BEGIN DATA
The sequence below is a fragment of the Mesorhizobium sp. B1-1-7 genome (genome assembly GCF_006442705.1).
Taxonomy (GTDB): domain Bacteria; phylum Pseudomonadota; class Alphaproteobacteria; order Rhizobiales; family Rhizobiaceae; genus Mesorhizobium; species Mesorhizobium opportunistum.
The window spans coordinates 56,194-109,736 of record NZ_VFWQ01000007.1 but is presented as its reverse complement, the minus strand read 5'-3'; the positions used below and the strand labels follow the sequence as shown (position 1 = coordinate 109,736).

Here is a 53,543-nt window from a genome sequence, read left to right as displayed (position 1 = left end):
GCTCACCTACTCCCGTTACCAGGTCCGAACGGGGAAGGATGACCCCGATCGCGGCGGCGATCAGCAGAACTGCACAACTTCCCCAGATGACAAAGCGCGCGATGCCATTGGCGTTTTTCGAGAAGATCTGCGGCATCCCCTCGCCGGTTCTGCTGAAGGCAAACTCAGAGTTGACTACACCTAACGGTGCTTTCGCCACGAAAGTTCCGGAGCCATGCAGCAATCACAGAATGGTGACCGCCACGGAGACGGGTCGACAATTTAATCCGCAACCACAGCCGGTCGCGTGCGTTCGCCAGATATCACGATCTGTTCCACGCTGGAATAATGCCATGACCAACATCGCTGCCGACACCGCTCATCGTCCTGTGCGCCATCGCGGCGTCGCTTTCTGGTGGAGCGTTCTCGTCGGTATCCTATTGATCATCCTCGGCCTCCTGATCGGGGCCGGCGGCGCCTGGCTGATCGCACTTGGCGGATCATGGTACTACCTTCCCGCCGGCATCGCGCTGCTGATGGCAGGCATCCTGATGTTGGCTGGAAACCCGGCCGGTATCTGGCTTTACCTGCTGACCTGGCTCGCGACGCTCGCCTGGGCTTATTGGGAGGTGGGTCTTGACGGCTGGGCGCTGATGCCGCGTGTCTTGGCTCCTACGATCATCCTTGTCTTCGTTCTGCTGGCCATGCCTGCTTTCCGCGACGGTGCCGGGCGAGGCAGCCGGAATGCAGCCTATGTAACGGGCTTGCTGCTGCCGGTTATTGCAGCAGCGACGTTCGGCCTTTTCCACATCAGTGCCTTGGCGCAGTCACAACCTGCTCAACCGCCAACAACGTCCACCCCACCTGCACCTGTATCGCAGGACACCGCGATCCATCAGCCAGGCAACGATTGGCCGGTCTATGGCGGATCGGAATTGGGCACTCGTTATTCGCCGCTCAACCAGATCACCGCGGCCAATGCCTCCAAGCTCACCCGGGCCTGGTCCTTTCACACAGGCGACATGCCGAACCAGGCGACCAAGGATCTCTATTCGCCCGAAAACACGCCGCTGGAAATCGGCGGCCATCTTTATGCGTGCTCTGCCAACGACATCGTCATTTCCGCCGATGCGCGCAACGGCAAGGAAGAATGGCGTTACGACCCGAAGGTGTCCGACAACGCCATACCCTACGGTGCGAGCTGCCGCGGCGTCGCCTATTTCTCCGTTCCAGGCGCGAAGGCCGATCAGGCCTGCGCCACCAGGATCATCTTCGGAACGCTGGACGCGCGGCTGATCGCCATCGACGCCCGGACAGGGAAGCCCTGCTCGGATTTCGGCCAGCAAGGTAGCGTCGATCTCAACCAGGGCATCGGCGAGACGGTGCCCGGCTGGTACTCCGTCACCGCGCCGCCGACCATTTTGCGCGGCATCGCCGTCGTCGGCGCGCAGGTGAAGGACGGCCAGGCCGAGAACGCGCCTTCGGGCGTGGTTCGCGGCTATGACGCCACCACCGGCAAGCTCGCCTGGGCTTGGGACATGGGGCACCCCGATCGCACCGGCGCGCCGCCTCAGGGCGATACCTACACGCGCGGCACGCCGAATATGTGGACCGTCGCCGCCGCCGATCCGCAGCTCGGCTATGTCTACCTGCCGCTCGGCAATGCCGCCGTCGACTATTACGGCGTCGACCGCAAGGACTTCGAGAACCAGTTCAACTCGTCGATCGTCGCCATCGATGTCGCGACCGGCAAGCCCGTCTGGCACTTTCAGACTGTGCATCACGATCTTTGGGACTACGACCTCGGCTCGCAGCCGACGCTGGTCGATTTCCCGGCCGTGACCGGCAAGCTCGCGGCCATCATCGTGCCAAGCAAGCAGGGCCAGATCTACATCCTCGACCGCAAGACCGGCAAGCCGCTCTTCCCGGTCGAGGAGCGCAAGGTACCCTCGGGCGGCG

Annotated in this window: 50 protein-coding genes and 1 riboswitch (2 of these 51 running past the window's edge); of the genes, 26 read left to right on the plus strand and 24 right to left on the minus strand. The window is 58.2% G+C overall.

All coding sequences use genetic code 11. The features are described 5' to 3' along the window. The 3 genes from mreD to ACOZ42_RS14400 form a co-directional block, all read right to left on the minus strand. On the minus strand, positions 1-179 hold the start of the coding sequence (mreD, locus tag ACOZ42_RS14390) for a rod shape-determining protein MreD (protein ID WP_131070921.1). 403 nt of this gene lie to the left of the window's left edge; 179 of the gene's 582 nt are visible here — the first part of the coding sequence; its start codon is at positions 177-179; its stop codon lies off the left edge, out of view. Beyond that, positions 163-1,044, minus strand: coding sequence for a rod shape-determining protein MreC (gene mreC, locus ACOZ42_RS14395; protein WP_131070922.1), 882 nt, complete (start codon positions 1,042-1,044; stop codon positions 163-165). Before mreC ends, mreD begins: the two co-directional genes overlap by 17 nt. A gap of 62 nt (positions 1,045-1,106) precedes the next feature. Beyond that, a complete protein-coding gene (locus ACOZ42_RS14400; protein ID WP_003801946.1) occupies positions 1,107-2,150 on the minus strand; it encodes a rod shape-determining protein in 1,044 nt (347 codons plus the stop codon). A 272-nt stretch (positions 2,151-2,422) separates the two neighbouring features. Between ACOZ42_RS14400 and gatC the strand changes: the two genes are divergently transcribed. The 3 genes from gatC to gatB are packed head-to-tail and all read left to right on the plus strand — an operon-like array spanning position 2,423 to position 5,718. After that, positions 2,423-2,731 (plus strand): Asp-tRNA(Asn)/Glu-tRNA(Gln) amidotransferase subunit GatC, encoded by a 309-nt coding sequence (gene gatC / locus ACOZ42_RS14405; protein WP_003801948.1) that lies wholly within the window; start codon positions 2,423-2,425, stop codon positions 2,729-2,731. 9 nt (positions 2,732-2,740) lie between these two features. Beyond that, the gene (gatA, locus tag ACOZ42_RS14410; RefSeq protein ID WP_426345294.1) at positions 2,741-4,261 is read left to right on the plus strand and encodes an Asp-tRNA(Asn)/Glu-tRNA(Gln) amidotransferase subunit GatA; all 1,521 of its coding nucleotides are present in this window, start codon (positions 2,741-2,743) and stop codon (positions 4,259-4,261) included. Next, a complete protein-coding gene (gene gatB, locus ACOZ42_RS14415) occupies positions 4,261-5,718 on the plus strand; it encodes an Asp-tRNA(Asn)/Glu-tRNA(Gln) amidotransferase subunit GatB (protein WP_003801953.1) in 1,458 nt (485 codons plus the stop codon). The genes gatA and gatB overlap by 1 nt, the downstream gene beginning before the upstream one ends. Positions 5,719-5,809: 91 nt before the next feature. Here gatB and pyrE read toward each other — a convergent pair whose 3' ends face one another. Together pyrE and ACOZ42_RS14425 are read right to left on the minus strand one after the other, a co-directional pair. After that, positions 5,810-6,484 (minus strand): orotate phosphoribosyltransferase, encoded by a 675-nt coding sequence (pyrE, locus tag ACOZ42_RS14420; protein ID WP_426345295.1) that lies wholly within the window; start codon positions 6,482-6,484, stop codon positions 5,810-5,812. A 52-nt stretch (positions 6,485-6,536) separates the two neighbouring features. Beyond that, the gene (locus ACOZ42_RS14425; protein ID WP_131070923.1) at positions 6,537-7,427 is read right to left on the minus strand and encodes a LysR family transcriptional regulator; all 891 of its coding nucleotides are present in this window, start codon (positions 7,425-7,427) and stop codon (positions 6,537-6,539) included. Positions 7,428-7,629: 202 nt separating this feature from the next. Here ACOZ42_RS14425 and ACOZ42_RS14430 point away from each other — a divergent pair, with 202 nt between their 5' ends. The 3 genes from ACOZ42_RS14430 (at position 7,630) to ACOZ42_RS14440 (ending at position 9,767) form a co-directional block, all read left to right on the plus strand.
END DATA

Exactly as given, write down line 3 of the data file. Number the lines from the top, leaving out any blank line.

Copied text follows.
The window spans coordinates 56,194-109,736 of record NZ_VFWQ01000007.1 but is presented as its reverse complement, the minus strand read 5'-3'; the positions used below and the strand labels follow the sequence as shown (position 1 = coordinate 109,736).